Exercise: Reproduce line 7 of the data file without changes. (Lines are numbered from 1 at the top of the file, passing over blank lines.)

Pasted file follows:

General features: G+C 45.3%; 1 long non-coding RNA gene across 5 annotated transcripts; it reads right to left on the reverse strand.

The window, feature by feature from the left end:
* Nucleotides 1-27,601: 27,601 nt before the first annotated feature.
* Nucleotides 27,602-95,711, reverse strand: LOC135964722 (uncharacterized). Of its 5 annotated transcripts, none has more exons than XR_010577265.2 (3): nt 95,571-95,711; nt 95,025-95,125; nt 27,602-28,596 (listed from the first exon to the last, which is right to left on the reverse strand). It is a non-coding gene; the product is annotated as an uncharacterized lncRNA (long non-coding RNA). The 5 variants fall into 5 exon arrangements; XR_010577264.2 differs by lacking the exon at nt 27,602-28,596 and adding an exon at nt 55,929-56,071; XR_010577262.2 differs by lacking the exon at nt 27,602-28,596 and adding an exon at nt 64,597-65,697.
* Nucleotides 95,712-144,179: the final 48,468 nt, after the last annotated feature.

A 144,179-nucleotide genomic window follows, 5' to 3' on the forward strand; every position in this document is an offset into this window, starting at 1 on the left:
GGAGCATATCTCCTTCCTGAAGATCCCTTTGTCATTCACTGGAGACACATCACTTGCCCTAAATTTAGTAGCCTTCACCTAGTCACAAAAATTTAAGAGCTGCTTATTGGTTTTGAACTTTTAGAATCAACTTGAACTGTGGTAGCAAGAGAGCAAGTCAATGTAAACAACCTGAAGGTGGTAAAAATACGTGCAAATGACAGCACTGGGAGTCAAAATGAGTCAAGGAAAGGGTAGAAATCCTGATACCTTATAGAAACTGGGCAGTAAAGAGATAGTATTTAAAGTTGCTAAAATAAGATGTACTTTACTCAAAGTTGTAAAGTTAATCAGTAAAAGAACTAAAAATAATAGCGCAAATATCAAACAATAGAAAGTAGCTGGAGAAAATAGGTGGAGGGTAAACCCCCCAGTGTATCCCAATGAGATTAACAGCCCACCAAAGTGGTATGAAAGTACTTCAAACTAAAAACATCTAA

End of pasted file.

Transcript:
GGAGCATATCTCCTTCCTGAAGATCCCTTTGTCATTCACTGGAGACACATCACTTGCCCTAAATTTAGTAGCCTTCACCTAGTCACAAAAATTTAAGAGCTGCTTATTGGTTTTGAACTTTTAGAATCAACTTGAACTGTGGTAGCAAGAGAGCAAGTCAATGTAAACAACCTGAAGGTGGTAAAAATACGTGCAAATGACAGCACTGGGAGTCAAAATGAGTCAAGGAAAGGGTAGAAATCCTGATACCTTATAGAAACTGGGCAGTAAAGAGATAGTATTTAAAGTTGCTAAAATAAGATGTACTTTACTCAAAGTTGTAAAGTTAATCAGTAAAAGAACTAAAAATAATAGCGCAAATATCAAACAATAGAAAGTAGCTGGAGAAAATAGGTGGAGGGTAAACCCCCCAGTGTATCCCAATGAGATTAACAGCCCACCAAAGTGGTATGAAAGTACTTCAAACTAAAAACATCTAA